Roadguy spent a good chunk of this past week thinking about license plates. It all started with a question from alert reader Brian, who perhaps contemplates the plates in front of him whenever he's stuck in traffic.
Roadguy spent a good chunk of this past week thinking about license plates. It all started with a question from alert reader Brian, who perhaps contemplates the plates in front of him whenever he's stuck in traffic:
What determines when Minnesota stops issuing license plates in the current ABC 123 format and switches to 123 ABC? The state has been alternating between those two schemes for ages, but there has never been any apparent rhyme or reason as to when they switch.
In fact, plates issued have never actually reached the end of the alphabet; the fact that we're now seeing plates starting with X is downright surprising, considering previous passes through the alphabet have always ended several letters earlier....
Brian is not entirely alone in his interest in this topic. A few months ago, Roadguy heard from alert reader Jay, who spotted an "X" plate and wondered why the state had skipped W. Then there was the friend of Roadguy who wondered why plates must be replaced every seven years regardless of condition.
Roadguy clearly needed to get up to speed on license plates, so he called up our friends at the Department of Public Safety, and here's what he learned.
First, the letters-numbers thing: State officials say it takes about a decade to go through the letters-first series before they switch to the numbers-first format. But sometimes there are interruptions:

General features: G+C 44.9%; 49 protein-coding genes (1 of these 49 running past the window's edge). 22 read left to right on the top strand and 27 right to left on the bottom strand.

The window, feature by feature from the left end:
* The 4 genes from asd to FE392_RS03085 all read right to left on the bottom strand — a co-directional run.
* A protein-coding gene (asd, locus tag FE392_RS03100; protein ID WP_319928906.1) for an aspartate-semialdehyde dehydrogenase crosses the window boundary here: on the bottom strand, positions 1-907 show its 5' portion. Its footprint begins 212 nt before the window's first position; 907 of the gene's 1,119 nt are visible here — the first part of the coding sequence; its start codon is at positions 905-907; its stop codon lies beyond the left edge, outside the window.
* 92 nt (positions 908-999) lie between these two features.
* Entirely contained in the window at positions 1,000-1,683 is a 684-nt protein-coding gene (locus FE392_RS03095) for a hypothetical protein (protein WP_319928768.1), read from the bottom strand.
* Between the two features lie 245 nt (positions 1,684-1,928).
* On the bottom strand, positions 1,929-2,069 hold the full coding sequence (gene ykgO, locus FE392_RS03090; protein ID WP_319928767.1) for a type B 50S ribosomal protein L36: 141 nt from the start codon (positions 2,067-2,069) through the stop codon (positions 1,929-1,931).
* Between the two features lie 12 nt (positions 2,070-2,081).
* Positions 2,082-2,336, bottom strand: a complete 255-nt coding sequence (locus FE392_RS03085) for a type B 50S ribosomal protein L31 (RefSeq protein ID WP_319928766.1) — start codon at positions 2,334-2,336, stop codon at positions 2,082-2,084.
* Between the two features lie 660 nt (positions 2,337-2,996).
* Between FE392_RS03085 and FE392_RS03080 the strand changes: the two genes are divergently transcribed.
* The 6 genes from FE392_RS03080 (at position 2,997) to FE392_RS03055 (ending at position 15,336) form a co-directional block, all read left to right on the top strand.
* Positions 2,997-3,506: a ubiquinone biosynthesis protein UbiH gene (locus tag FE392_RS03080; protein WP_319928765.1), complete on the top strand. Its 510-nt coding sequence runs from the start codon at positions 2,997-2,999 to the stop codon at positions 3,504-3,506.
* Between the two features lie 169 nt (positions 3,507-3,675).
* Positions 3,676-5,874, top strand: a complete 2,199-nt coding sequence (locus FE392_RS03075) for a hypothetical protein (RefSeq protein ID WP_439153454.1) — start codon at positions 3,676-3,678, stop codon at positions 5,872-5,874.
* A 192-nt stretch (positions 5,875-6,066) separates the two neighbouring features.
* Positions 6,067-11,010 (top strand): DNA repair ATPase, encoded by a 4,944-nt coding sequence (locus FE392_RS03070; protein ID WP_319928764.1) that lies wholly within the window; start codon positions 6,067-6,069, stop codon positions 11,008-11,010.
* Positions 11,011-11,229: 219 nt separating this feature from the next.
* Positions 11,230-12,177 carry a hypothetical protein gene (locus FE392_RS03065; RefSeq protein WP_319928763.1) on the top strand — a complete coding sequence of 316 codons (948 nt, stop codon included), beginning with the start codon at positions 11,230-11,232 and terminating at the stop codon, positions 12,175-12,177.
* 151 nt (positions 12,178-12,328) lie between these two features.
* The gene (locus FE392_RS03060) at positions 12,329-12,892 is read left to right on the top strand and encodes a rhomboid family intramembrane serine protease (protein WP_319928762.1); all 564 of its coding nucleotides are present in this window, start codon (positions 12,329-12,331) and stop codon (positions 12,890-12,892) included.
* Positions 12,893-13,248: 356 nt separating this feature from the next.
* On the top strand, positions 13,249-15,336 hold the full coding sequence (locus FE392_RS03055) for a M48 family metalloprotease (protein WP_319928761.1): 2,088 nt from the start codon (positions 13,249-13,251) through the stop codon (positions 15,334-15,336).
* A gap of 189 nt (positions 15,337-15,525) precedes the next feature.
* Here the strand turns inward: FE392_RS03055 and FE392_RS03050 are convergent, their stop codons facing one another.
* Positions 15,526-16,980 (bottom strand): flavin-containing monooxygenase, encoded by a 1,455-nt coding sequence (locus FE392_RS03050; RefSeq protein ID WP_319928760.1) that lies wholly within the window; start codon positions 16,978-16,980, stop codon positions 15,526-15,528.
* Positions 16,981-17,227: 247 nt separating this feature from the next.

About 1996 we changed from steel to aluminum plates, and we started over with ABC at that time to distinguish between the types of plates.
And there's a reason Brian and Jay are seeing more X plates, which aren't always used on ordinary vehicles: The state folks are planning another "manufacturing change," and they don't want to switch to the numbers-first format until they do that. So X, which is normally used for a restricted class, has been pressed into regular service.
The "manufacturing change" is a plan to switch from plates with raised letters to new, flat plates that are produced digitally. Some "support our troops" and Critical Habitat plates are already made this way.
Recycle, don't reuse
As for letting vehicle owners keep their plates longer, "the seven-year replacement policy is a statutory requirement," says public safety spokeswoman Kris Chapin. "There is a five-year warranty on the reflective material, so plates will continue to need to be replaced."
The next-generation plates will be aluminum, like the current ones, so people concerned about waste can recycle them. ("Not everyone nails them to the garage walls for 30 years," Chapin noted, causing Roadguy to wonder whether she'd been peeking in his garage.)
But before you dump your plates in with your empty Fresca cans, check whether your recycler will accept them. They're OK in Minneapolis, but will be rejected as "scrap metal" in St. Paul and other cities served by Eureka Recycling.
If you can put them out curbside, the plates should be "bent and creased, or otherwise defaced," so someone doesn't pick them out of the bin and try something nefarious.
You also can turn your old plates back in where you got them, and they'll be recycled.
The letter W is not your friend
And what about W and beyond?